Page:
Interpersonal therapy is a form of psychotherapy in which the focus is on a client's relationships with peers and family members and the way they see themselves. Interpersonal psychotherapy (IPT) is based on exploring issues in relationships with other people. The goal is to help people to identify and modify interpersonal patterns of relating, to understand and to manage relationship problems.

In the first phase of IPT, the therapist and client identify which problems in the clients interpersonal relationships need exploration. This phase is led by the therapist, who builds a "history" of the client in order to help the client identify interpersonal problems. The next phase is driven by the client; the therapist helps maintain focus and encourages change. Finally, in the last phase, both the therapist and client explore what has been achieved and what has not, and focus on the future and what changes the client can make to promote continuing improvement.

It is an active therapy that focuses on four general areas: grief, role disputes, role transitions, and interpersonal deficits. It is present-oriented and emphasises clients' exploring options and increasing their activities and social life.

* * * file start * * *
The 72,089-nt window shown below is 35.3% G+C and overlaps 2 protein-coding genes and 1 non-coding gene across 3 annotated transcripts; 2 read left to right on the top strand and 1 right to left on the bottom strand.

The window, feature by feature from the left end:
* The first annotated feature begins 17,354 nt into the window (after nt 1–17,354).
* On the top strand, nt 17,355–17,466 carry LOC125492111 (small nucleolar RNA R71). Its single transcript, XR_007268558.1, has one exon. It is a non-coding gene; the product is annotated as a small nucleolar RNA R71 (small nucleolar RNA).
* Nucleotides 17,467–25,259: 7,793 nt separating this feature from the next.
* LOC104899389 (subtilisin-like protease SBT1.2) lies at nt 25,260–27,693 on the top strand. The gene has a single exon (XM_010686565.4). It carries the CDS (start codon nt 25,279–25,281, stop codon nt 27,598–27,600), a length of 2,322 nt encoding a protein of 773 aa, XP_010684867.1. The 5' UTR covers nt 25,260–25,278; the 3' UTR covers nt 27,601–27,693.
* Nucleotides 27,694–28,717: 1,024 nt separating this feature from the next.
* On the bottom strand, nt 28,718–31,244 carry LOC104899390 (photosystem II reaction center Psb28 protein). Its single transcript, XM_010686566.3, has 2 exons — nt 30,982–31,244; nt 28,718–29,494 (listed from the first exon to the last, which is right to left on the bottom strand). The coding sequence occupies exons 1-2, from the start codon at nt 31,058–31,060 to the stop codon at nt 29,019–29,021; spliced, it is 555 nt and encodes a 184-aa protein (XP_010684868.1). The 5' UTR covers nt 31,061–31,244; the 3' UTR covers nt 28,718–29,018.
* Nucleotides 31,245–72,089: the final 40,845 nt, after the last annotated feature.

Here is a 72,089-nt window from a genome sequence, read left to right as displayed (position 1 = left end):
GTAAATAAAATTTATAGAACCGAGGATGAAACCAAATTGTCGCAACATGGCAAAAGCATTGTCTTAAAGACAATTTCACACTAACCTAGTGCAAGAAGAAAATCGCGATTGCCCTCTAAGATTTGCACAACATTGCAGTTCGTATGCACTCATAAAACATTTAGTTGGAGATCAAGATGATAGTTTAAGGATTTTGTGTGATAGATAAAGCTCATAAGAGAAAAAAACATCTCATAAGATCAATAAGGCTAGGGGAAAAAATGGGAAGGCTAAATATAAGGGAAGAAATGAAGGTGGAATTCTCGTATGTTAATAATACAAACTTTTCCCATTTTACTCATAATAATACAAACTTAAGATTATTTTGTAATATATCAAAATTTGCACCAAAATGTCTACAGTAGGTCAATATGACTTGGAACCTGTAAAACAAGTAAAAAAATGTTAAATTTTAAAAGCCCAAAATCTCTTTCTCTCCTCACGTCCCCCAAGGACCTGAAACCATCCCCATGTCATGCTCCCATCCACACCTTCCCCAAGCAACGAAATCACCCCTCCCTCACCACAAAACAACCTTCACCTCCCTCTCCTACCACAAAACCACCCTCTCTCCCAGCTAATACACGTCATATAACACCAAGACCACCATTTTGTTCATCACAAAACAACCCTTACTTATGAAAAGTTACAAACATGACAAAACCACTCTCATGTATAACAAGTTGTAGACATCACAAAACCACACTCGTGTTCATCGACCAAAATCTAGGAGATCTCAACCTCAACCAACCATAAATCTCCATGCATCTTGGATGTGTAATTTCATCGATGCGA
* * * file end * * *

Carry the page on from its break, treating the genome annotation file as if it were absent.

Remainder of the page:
Although IPT is a programmed treatment, it is flexible enough to address clients' individual problems and situations. Treatment begins by taking a history of the problem. The therapist then suggests which of the four problem areas is most relevant and then asks the client what he or she wishes to accomplish. IPT is time-limited (usually only 10 - 16 sessions long). The IPT model works from the assumption that clients suffer from chronic (mental) illness. At the beginning of treatment, the therapist may tell a client he or she is too "sick" to accomplish certain tasks, although later the therapist will strongly encourage the client to take on the same or other tasks.

Working from this "medical" model, the therapist tells the client that since he or she has already been depressed, he or she will probably be depressed again. This assumption seems to encourage the use of medication, even though clients are told to continue to address their problem areas after termination.